Knudsen Research

Karen E Knudsen, MBA, PhD

Contact

Name: Karen E Knudsen, MBA, PhD
Position: Executive Vice President, Oncology Services Enterprise Director, Sidney Kimmel Cancer Center Chair, Cancer Biology

233 South 10th Street
Bluemle Life Science Building, Suite 1050
Philadelphia, PA 19107

Telephone: 215-503-5692
PARP

I am proud to serve as the Hilary Koprowski Professor and Chair of the Department of Cancer Biology.  My overall interests span the breadth of the cancer continuum, from fundamental discovery to clinical translation and care delivery and mitigation of cancer disparities. 

Within Jefferson, I am also the Enterprise Director of the NCI-designated Kimmel Cancer Center and the Executive Vice President of Oncology Services for Jefferson Health.  SKCC is consistently ranked as one of the top cancer centers in the nation by US News & World Report.  Recently, SKCC care and research was expanded across the 14 hospital Jefferson Health system, including development of 3 additional regional SKCC Advanced Care Hubs. Nationally, I serve as the President-Elect of the Association of American Cancer Institutes (AACI), was elected to the Board of the American Association for Cancer Research (AACR), and sit on the Board of Scientific Advisors for the National Cancer Institute (NCI).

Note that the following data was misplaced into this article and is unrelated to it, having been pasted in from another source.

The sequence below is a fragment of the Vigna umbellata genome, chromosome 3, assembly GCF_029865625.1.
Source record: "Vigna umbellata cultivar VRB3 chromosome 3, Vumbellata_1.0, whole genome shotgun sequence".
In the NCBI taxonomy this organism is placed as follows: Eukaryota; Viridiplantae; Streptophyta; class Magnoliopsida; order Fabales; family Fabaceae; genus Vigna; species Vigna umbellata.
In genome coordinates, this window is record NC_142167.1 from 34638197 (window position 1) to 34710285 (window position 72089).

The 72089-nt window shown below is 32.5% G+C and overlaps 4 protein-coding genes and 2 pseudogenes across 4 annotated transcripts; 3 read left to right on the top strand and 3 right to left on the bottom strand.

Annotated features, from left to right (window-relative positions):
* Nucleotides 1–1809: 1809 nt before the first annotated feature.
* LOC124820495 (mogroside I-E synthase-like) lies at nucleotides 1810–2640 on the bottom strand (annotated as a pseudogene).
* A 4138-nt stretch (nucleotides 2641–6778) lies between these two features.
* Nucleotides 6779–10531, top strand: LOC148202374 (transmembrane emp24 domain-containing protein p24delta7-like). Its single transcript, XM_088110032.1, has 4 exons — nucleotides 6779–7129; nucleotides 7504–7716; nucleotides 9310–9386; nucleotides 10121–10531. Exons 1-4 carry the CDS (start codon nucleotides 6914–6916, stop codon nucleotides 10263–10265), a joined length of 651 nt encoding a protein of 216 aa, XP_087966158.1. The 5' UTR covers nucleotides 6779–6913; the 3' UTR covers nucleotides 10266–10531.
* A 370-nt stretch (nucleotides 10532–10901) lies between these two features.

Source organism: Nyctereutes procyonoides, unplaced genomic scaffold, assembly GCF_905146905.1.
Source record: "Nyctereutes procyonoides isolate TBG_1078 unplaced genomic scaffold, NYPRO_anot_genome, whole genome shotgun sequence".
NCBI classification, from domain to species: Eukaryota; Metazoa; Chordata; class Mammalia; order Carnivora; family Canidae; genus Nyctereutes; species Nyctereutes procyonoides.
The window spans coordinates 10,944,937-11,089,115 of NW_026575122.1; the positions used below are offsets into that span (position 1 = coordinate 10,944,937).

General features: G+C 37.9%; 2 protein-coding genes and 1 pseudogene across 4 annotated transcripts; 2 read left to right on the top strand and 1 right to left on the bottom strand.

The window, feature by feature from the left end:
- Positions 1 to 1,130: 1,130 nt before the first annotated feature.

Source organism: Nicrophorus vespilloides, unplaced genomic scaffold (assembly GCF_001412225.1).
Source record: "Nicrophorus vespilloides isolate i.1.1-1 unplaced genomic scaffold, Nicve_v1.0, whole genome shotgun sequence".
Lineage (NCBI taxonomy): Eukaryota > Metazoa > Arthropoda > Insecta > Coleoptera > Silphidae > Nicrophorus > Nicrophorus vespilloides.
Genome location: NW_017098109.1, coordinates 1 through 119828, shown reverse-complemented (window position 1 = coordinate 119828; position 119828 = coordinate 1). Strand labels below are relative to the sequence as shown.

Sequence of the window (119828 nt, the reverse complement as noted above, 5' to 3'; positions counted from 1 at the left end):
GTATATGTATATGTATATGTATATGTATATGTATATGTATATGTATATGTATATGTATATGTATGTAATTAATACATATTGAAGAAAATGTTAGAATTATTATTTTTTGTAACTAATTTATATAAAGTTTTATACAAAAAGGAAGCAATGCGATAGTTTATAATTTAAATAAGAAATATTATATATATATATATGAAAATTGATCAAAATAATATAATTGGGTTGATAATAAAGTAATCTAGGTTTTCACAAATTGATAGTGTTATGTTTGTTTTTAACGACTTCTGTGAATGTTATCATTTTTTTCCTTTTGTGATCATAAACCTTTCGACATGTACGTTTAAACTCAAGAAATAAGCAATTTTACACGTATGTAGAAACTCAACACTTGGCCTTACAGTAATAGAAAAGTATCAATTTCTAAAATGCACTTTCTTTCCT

My laboratory research interests are dedicated to understanding the mechanisms by which hormone receptor and cell cycle deregulation lead to prostate cancer progression and therapeutic bypass.  The overall goal of our research is to utilize this information for successful development of precision medicine, to improve therapeutic outcome through rational therapy delivery. Our studies identifying tumor suppressor, cell cycle, DNA repair, and hormone receptor alterations have uncovered new targets for treating advanced disease, have been translated into first-in-man clinical trials, and have contributed significantly to approval for new interventions for metastatic prostate cancer.  

Research Projects

  1. Impact of cell cycle dysregulation on prostate cancer development and progression
  2. DNA repair-alterations in human cancers
  3. Hormone signaling in prostate cancer